Runaway Slave Was Forced to Return to Wheeling
Ohio historian John E. Vacha visited the Friendly City to share details of a Cleveland federal court case that forced runaway slave Sara Lucy Bagby to be returned to Wheeling a few months before the Civil War began.
Vacha, an adjunct assistant professor of history and director of History Day at Case Western Reserve University in Cleveland, presented a program, “150 Years Later: Lucy Bagby and the Fugitive Slave Law,” for Lunch With Books at the Ohio County Public Library Tuesday, May 24.
Bagby, a slave owned by the Goshorn family of Wheeling, escaped to Cleveland and, in January 1861, became one of the last slaves to be returned to bondage under the Fugitive Slave Act.
Newspaper accounts of the period called Bagby “the human sacrifice” because of her unwitting role in a futile struggle to prevent Southern states from seceding from the Union, Vacha said.
Vacha is co-author of “Beyond Bayonets: The Civil War in Northern Ohio,” a book that includes an account of the Bagby court case. He noted that Ohio’s Western Reserve, settled by residents of Connecticut and upstate New York, was very anti-slavery. “There was a difference in mood or feeling between the Western Reserve and the rest of Ohio,” he commented.
A stronger Fugitive Slave Law had been passed in the Compromise of 1850 as a concession to the South when California was admitted to the Union as a free state, the historian pointed out. Under the law, U.S. marshals faced heavy fines and imprisonment if they neglected their duty to return fugitive slaves to their owners, and fugitive slaves were denied the right of trial by jury and their testimony was not admissible as evidence, he explained.
John Goshorn and his son, William, of Wheeling arrived in Cleveland Jan. 17, 1861, in pursuit of an escaped female slave, Vacha said. The door of the L.A. Benton home on Prospect Avenue was broken down and Bagby was taken into custody and transported to the Cuyahoga County jail.
An article in the Cleveland Leader newspaper described Bagby as a 24-year-old unmarried woman who claimed she was taken voluntarily by her owner’s daughter to Beaver, Pa. Bagby thought she was free because she was in a free state (Pennsylvania), but she was misinformed, Vacha said. Bagby said she set off with another person to Pittsburgh, then made her way to Cleveland.
The Cleveland Leader, a liberal Republican voice of the Western Reserve, ran a long editorial on the Bagby case on Jan. 21, 1861, Vacha said. Under the headline, “Shall the Fugitive Slave Law Be Enforced Today?” the editorial argued that forcing the slave’s return was unjust, oppressive and unconstitutional.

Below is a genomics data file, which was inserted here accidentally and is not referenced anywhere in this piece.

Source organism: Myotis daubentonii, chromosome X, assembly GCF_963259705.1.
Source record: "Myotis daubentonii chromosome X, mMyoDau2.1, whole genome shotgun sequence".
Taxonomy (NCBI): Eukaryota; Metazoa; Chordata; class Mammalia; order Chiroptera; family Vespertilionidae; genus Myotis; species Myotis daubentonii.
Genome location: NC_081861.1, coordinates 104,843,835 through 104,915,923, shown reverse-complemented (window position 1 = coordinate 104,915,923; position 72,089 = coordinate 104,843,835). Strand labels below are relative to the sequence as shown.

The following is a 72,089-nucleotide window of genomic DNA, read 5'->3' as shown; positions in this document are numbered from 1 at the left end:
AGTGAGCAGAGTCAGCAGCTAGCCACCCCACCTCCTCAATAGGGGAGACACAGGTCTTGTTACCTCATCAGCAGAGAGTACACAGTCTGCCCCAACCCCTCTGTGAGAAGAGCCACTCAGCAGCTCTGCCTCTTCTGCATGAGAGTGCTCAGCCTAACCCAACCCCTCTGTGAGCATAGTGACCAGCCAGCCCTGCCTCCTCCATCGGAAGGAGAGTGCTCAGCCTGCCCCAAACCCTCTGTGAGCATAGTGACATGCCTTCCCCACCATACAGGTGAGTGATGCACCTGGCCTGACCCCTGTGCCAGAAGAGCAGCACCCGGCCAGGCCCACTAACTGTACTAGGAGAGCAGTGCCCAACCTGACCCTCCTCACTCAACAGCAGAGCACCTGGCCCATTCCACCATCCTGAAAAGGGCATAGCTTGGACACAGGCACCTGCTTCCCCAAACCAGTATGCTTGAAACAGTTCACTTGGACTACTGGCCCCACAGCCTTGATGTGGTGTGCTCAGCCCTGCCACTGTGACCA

Rufus Spalding represented Bagby in court and applied for a writ of habeas corpus, but “he didn’t have much of a case,” Vacha said. The judge was forced to concede the right to hold the prisoner, but denied that Bagby could be held in the county jail because she had committed no crime under Ohio law.
That argument, however, was a moot point because Bagby was transported within the hour across the square to the federal court, Vacha said. “Fifty-five deputies formed a posse to guard the prisoner against any attempt at rescue,” he related. An immense crowd surrounded them, but police gathered around the marshals and the prisoner.
In a hearing, John Goshorn testified that his granddaughter never made a trip to Pennsylvania, and he claimed that Bagby escaped from his son’s home in Wheeling. The presiding commissioner “acknowledged that this was a test case,” Vacha said.
There was talk of purchasing Bagby’s freedom, but the Goshorns “were reportedly unwilling to sell” her, the speaker said.
After a two-day recess, Bagby’s attorney announced that he had been unable to turn up any evidence in Wheeling. The presiding commissioner then ruled that it was his “unpleasant duty” to return the runaway slave to her rightful owners. Bagby was returned to Wheeling by railroad; the train sped past stations where danger from abolitionists was threatened, the historian said.
Bagby “probably was the last slave surrendered by the North under the Fugitive Slave Law,” Vacha said.
The federal court action in Cleveland drew a lot of criticism from other abolitionists, he related. Author William Dean Howells’ father was editor of the Sentinel which argued that “Cleveland was made the dirt eaters for the whole Reserve,” while the Liberator carried a one-page layout, “The Human Sacrifice,” in sympathy with Bagby.
Upon arrival in Wheeling, Bagby was placed in jail by her owners. However, after eastern Virginia seceded and Union troops arrived in Wheeling, the troops freed Bagby and arrested the Goshorns as “disloyal Virginians,” Vacha said.
After the war, Bagby married an African-American Civil War veteran and she returned to Cleveland, he said. She died on July 14, 1906 and was buried in an unmarked grave at Woodland Cemetery in Cleveland.
Recently, “a volunter at the cemetery managed to track down her grave and persuaded someone to donate a marker,” Vacha said. The headstone, put in place last winter, is to be dedicated later this year. The marker for Sara Lucy Bagby Johnson describes her as “unfettered and free.”